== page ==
Many investors consider it preferable to invest in profitable companies over unprofitable ones, because profitability suggests a business is sustainable. However, sometimes companies receive a one-off boost (or reduction) to their profit, and it's not always clear whether statutory profits are a good guide, going forward. In this article, we'll look at how useful this year's statutory profit is, when analysing Bio-Rad Laboratories (NYSE:BIO).
We like the fact that Bio-Rad Laboratories made a profit of US$3.52b on its revenue of US$2.38b, in the last year. In the chart below, you can see that its profit and revenue have both grown over the last three years.
Of course, it is only sensible to look beyond the statutory profits and question how well those numbers represent the sustainable earnings power of the business. As a result, today we're going to take a closer look at Bio-Rad Laboratories' cashflow, and unusual items, with a view to understanding what these might tell us about its statutory profit. That might leave you wondering what analysts are forecasting in terms of future profitability. Luckily, you can click here to see an interactive graph depicting future profitability, based on their estimates.
Examining Cashflow Against Bio-Rad Laboratories' Earnings
One key financial ratio used to measure how well a company converts its profit to free cash flow (FCF) is the accrual ratio. In plain english, this ratio subtracts FCF from net profit, and divides that number by the company's average operating assets over that period. The ratio shows us how much a company's profit exceeds its FCF.
As a result, a negative accrual ratio is a positive for the company, and a positive accrual ratio is a negative. That is not intended to imply we should worry about a positive accrual ratio, but it's worth noting where the accrual ratio is rather high. That's because some academic studies have suggested that high accruals ratios tend to lead to lower profit or less profit growth.
Over the twelve months to September 2020, Bio-Rad Laboratories recorded an accrual ratio of 0.50. That means it didn't generate anywhere near enough free cash flow to match its profit. Statistically speaking, that's a real negative for future earnings. In fact, it had free cash flow of US$378m in the last year, which was a lot less than its statutory profit of US$3.52b. At this point we should mention that Bio-Rad Laboratories did manage to increase its free cash flow in the last twelve months However, that's not all there is to consider. We can see that unusual items have impacted its statutory profit, and therefore the accrual ratio.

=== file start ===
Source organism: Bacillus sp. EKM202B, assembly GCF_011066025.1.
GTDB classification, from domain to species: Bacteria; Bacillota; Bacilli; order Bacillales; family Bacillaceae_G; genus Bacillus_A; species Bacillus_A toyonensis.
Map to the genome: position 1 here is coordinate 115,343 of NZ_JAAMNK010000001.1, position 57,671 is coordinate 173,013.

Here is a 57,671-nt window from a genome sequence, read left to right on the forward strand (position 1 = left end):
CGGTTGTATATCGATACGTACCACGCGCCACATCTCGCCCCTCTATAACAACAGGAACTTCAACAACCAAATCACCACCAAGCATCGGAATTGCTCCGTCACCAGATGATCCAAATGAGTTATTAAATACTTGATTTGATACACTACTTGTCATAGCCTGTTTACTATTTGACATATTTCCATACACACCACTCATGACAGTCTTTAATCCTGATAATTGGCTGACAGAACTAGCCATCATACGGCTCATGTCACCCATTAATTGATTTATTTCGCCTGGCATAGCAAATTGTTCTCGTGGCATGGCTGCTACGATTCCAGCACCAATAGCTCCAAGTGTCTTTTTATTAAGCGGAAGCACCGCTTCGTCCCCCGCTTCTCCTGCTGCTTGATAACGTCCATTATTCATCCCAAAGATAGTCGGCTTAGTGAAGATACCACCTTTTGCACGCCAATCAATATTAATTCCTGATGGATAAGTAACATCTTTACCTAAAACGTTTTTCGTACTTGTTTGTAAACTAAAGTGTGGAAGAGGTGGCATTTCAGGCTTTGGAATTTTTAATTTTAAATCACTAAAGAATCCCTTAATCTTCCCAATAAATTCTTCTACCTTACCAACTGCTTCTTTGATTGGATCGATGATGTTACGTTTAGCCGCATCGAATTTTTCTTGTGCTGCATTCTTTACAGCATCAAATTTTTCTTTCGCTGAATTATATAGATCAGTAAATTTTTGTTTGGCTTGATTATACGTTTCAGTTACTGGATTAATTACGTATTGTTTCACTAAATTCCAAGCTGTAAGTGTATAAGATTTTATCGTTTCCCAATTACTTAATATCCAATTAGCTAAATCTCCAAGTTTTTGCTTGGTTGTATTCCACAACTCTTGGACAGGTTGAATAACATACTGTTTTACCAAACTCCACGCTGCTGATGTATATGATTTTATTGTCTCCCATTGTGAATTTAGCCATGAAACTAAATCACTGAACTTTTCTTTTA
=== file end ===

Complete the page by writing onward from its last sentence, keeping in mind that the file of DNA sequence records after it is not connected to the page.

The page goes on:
How Do Unusual Items Influence Profit?
The fact that the company had unusual items boosting profit by US$4.2b, in the last year, probably goes some way to explain why its accrual ratio was so weak. While it's always nice to have higher profit, a large contribution from unusual items sometimes dampens our enthusiasm. When we analysed the vast majority of listed companies worldwide, we found that significant unusual items are often not repeated. Which is hardly surprising, given the name. Bio-Rad Laboratories had a rather significant contribution from unusual items relative to its profit to September 2020. As a result, we can surmise that the unusual items are making its statutory profit significantly stronger than it would otherwise be.
Our Take On Bio-Rad Laboratories' Profit Performance
Bio-Rad Laboratories had a weak accrual ratio, but its profit did receive a boost from unusual items. For all the reasons mentioned above, we think that, at a glance, Bio-Rad Laboratories' statutory profits could be considered to be low quality, because they are likely to give investors an overly positive impression of the company. Keep in mind, when it comes to analysing a stock it's worth noting the risks involved. You'd be interested to know, that we found 2 warning signs for Bio-Rad Laboratories and you'll want to know about these.
In this article we've looked at a number of factors that can impair the utility of profit numbers, and we've come away cautious. But there are plenty of other ways to inform your opinion of a company. For example, many people consider a high return on equity as an indication of favorable business economics, while others like to 'follow the money' and search out stocks that insiders are buying. While it might take a little research on your behalf, you may find this free collection of companies boasting high return on equity, or this list of stocks that insiders are buying to be useful.
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This article by Simply Wall St is general in nature. It does not constitute a recommendation to buy or sell any stock, and does not take account of your objectives, or your financial situation. We aim to bring you long-term focused analysis driven by fundamental data. Note that our analysis may not factor in the latest price-sensitive company announcements or qualitative material. Simply Wall St has no position in any stocks mentioned.
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